Where we fail is when we think that the here and now is the most important thing at stake – that our own comfort, wants and desires are the most important things.

  • “Sure I could for go my time to go to a Sunday night prayer meeting, but it’s not a matter of salvation so I’m sure my time is better used being happy in my own home.”
  • “Sure I could spend more time with the Lord, but it’s football/baseball/hockey/basketball/name-your-sport season and He isn’t all that concerned.”
  • “Who is that guy to challenge me – that’s just legalism or being a Pharisee”

Listen, it isn’t necessarily the church, the Lord or the pastor who misses out the most when you pay more heed to the temporary things rather than the eternal ones – it is you!  There is blessing both here in seeking more of the Lord as well as in the eternal when we get to partake of those heavenly things we invested our time or money into.  Not one of us will get to Heaven and wish we had spent a little more time in front of the TV or whatever it is.  That’s not to say we can’t have free time or anything like that, but I think too often we justify our free time and liberty as a means of not partaking in the eternal opportunities God has set in front of us.  I think we’ve let “comfortable” become the biggest idol we idolize in our modern society.

Perhaps the biggest question that should be asked – but one we are afraid to fully examine – is just that: have I made comfort and fun the idol I worship more than anything else?

This blog post comes from further thoughts of the sermon on John 10:22-42 titled “Wanting the Truth You Can’t Handle” which can be found by clicking here or simply visiting http://www.refugesanger.com/teachings

How Much Will You Press This Year?

It is once again a new year and upon every New Year many Americans are known to make New Year’s Resolutions.  However, very few ever see their resolution completed.  Now resolutions aren’t a bad thing to make, but if you are going to make them, make sure they are attainable and that you find ways to keep going at them (write them down, create a habit, etc.).  Also make sure they are beneficial to you and those around you.

We looked at Philippians 3:12-16 this past Sunday (you can listen here) with the message title being “How Much Will You Press This Year?”  Paul spoke of how he pressed on to lay hold of that which Christ Jesus laid hold of him and how he pressed toward the goal for prize of the upward call of God in Christ Jesus.  That word press means “to run swiftly in order to catch a person or a thing.”  In other words, Paul’s Christian walk was not a casual one which many American Christians seem to have where just “being saved” is good enough for them and no further effort is put forward in their walks with the Lord.  I spoke on how we need to press (not in our own power but through the power the Spirit gives us) in our walks understanding how much Jesus has done for us (meaning we don’t do it to earn salvation or love from the Lord, but in order to see growth in our lives because of all He has done for us).

I gave the following challenge to those at Calvary Chapel Sanger and also give them to you the reader:

  1. Devote yourselves to making Sunday morning attendance a priority: only 58% of evangelicals attend any sort of service weekly.  We are the body and we need each other.  It isn’t about having numbers but seeing growth.  Others need you as much as you need others.  He has given us all talents and gifts to be used to edify the body.  If we aren’t involved with the body, we aren’t benefiting those around us.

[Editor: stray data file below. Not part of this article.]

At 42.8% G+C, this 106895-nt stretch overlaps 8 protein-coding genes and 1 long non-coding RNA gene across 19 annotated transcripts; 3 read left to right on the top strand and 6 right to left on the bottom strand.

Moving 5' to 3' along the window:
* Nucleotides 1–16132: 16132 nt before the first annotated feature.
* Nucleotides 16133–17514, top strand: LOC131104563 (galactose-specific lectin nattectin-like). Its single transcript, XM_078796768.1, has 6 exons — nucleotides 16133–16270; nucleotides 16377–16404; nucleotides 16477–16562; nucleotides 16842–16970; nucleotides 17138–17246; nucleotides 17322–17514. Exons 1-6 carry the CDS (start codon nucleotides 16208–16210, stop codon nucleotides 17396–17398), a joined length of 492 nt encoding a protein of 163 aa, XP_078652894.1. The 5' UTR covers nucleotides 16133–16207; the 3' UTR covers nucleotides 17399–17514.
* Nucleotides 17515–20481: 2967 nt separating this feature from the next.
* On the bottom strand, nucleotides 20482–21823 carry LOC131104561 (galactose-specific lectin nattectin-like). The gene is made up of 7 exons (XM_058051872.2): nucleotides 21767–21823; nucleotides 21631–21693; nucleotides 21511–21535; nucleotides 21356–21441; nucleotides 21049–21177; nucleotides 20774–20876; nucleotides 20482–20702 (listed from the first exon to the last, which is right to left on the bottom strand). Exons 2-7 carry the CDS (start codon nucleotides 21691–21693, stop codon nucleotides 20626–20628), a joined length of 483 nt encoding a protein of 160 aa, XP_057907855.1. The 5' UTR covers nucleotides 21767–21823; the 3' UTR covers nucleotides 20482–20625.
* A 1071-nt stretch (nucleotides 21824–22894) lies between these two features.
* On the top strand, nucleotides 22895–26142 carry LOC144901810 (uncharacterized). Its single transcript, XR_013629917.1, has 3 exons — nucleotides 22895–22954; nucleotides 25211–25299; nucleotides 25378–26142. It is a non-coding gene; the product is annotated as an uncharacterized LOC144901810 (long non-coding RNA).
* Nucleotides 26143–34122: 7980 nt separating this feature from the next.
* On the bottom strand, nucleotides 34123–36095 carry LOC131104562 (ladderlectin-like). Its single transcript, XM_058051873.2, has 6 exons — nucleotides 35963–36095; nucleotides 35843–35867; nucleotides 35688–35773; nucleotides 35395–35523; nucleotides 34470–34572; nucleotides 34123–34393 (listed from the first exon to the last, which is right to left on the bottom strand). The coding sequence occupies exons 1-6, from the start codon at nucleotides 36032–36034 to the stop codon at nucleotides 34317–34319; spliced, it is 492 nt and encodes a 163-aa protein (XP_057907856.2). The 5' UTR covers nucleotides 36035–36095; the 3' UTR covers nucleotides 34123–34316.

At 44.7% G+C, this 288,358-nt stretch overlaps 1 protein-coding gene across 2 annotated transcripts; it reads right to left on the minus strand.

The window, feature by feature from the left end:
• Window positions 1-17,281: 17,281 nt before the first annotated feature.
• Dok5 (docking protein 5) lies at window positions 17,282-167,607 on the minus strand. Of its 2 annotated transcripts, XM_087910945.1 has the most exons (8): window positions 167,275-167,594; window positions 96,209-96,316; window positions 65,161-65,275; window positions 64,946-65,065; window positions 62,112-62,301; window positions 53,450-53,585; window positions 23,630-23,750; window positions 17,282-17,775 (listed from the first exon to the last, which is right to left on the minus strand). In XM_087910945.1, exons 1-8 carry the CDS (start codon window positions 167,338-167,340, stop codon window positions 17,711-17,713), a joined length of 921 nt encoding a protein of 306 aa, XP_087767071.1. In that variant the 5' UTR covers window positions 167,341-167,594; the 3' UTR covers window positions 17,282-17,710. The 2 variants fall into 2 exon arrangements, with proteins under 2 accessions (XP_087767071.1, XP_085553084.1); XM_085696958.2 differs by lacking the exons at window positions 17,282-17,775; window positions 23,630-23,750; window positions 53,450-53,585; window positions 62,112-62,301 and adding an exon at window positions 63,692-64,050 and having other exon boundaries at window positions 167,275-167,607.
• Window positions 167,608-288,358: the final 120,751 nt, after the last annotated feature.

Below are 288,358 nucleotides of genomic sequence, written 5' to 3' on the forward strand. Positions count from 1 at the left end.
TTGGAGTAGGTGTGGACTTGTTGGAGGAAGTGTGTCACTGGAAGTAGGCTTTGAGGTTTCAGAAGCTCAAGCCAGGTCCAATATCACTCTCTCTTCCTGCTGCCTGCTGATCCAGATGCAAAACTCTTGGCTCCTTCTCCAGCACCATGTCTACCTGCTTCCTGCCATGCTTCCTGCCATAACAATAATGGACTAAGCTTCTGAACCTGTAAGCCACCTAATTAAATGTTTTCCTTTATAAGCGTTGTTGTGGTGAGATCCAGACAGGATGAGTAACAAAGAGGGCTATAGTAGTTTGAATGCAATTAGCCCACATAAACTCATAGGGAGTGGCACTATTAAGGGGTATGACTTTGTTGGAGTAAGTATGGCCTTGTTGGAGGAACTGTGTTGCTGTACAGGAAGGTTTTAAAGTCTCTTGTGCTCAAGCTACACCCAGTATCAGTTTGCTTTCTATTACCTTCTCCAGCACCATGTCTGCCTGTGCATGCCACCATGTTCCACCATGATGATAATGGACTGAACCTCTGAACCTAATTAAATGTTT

2. Devote yourselves to daily Scripture reading: only 48% of Protestants say they read their Bible at least once a week.  It is no wonder we don’t know the Scriptures!  My challenge is to make a habit where daily Bible reading is part of your life.  If you have time for TV, time for relaxation, time for other temporary things you certainly have time to read (or even listen on the car ride to work) the Bible.  Our website has reading plans for you to develop that habit (or simply download the YouVersion Bible app on your smartphone).  This is for your benefit – God won’t love you even more for this (or less for not doing it), but you’ll know Him better and see growth in your own life.
  3. Devote yourselves to getting involved in one of our Growth Group Home Fellowships: these will start in February and will be an excellent opportunity to make deeper connections with one another, chew on what was taught on Sunday morning, and have the type of fellowship that just isn’t available on Sunday mornings.  If your church has small groups or home fellowships, get involved.  They will be a blessing to you and to those around you (since again we need each other).
  4. Devote yourselves to attending at least 2 of the Abide prayer services in January: it is important that corporate prayer is a part of the church’s life.  We meet on Sunday nights from 7-8pm and pray for the needs of the body, for one another, for missions, and other things as the Lord leads.  We don’t pray down a list but seek the Spirit’s moving and directing in how He wants us to pray.  It means there is life in our prayer times and a chance to partner with God in doing His work (prayer is His idea).  Hopefully your church has a time for this and if so, get involved.

I would challenge you to write down your goals and hang them up somewhere you can see.  You are ten times more likely to fulfill your goals if you write them down and have them somewhere you see all the time.  These aren’t to make us legalistic or be used to judge how well we are doing compared to someone else, but to see growth in our lives, the lives of the body, and be able to see that abundant life that Jesus promised that comes only through Him.  Take the challenge!  How much will you press this year?  You can let us know if you use Twitter, Instagram or Facebook with #challenge2015

This blog post comes from the thoughts of the sermon on Philippians 3:12-16 titled “How Much Will You Press This Year” which can be found by clicking here or simply visiting http://www.refugesanger.com/teachings